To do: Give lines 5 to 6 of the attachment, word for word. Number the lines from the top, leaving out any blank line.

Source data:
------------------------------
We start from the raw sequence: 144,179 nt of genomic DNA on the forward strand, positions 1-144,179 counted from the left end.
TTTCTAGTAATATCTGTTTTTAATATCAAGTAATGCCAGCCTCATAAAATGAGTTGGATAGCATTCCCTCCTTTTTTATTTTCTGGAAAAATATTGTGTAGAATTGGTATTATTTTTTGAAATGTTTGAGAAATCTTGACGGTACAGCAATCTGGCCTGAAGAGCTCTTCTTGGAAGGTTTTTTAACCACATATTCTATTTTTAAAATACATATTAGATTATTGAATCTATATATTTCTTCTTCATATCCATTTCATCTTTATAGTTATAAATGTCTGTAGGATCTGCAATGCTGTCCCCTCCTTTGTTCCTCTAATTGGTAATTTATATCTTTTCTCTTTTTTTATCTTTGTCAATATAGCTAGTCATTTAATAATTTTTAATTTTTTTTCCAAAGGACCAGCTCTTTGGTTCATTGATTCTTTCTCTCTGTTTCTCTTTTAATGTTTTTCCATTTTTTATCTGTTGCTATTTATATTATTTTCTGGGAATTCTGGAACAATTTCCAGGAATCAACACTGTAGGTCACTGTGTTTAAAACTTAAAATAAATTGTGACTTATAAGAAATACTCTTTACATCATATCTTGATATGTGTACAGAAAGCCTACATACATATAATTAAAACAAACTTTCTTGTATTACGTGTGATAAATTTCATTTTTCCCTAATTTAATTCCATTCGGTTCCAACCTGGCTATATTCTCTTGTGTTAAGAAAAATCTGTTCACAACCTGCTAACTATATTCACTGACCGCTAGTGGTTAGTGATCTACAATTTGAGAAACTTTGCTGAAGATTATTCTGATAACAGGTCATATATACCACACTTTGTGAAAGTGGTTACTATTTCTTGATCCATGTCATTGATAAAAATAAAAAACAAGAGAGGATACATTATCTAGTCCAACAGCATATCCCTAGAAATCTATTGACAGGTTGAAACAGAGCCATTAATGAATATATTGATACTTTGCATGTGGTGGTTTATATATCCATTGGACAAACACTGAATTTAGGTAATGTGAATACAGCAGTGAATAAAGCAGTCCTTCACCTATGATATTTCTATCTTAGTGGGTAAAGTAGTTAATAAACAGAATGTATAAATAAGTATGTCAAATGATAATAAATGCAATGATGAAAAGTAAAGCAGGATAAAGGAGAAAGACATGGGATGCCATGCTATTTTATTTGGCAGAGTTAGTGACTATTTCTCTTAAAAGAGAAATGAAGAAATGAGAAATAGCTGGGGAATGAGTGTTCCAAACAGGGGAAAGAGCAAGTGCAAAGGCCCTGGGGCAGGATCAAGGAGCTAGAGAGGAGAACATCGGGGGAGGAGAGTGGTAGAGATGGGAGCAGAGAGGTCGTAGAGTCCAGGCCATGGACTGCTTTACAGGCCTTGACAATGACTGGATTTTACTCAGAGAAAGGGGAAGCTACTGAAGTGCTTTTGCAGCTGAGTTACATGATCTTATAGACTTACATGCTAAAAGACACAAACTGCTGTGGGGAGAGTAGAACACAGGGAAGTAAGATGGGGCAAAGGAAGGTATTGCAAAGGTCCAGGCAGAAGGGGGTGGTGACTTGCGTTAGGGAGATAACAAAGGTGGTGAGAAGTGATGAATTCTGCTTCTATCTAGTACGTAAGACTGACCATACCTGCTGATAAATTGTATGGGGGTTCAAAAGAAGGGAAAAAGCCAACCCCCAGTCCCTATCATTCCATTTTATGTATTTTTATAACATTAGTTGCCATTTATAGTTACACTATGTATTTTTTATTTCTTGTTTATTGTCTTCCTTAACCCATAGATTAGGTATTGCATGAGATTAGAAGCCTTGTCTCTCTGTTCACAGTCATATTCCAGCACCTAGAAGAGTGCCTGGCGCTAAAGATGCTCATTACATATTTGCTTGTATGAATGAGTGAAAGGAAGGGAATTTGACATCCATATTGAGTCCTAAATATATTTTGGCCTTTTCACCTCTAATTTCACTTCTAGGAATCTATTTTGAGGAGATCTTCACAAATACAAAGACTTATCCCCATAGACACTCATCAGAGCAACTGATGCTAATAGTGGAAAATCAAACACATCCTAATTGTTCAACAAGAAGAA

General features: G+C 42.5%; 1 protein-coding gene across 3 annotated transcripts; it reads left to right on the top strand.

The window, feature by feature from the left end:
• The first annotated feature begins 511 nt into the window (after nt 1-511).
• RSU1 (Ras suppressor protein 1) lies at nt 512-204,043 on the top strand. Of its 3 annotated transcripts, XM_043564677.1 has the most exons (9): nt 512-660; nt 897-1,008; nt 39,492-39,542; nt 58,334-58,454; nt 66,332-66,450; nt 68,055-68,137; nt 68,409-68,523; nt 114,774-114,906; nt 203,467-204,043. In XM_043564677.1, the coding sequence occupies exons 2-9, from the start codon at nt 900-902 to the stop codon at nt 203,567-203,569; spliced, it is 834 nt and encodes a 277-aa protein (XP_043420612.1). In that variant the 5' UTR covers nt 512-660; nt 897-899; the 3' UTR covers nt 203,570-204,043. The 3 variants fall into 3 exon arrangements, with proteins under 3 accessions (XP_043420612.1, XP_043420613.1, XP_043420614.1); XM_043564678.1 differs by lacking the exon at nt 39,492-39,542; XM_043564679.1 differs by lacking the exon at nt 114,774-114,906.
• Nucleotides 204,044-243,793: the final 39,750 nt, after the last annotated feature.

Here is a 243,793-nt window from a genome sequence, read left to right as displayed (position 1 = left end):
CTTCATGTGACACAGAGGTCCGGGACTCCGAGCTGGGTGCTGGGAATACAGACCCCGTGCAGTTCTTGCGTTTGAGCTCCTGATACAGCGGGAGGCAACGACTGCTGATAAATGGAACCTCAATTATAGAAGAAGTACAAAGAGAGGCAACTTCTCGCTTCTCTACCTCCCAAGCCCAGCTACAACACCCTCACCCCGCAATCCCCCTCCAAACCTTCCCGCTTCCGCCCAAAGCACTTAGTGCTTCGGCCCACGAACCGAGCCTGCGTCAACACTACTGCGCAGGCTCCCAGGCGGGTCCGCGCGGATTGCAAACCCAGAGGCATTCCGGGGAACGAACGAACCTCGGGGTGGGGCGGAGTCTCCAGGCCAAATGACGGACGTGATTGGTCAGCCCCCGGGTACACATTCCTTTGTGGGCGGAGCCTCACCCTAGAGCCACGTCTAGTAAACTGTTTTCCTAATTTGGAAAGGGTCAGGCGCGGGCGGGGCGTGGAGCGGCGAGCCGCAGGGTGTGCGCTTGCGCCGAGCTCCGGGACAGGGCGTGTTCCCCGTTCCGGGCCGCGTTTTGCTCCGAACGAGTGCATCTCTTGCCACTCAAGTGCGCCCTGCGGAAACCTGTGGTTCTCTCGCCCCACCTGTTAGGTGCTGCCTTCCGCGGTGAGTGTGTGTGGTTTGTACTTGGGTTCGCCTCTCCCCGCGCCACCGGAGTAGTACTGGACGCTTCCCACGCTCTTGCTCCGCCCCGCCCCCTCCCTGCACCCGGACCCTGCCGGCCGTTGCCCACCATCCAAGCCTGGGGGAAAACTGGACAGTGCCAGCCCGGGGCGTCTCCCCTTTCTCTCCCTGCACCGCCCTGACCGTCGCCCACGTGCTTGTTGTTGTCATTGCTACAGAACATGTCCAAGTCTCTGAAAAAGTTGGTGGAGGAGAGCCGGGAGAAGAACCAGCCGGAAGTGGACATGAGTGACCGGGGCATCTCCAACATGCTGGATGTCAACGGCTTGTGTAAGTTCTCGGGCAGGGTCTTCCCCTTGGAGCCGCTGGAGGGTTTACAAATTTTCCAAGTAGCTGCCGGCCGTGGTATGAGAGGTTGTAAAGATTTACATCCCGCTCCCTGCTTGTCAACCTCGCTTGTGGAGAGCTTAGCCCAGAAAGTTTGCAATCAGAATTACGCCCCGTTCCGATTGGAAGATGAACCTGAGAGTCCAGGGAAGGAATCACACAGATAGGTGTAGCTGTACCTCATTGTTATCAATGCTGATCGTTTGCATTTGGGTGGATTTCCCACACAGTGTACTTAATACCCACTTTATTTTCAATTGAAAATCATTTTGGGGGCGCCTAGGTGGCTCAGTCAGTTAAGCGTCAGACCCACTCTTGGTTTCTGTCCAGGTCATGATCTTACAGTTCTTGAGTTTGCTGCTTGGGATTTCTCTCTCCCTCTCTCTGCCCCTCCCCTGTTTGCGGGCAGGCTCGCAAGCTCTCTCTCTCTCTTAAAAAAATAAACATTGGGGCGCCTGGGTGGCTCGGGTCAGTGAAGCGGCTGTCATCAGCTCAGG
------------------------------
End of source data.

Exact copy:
• The first annotated feature begins 511 nt into the window (after nt 1-511).
• RSU1 (Ras suppressor protein 1) lies at nt 512-204,043 on the top strand. Of its 3 annotated transcripts, XM_043564677.1 has the most exons (9): nt 512-660; nt 897-1,008; nt 39,492-39,542; nt 58,334-58,454; nt 66,332-66,450; nt 68,055-68,137; nt 68,409-68,523; nt 114,774-114,906; nt 203,467-204,043. In XM_043564677.1, the coding sequence occupies exons 2-9, from the start codon at nt 900-902 to the stop codon at nt 203,567-203,569; spliced, it is 834 nt and encodes a 277-aa protein (XP_043420612.1). In that variant the 5' UTR covers nt 512-660; nt 897-899; the 3' UTR covers nt 203,570-204,043. The 3 variants fall into 3 exon arrangements, with proteins under 3 accessions (XP_043420612.1, XP_043420613.1, XP_043420614.1); XM_043564678.1 differs by lacking the exon at nt 39,492-39,542; XM_043564679.1 differs by lacking the exon at nt 114,774-114,906.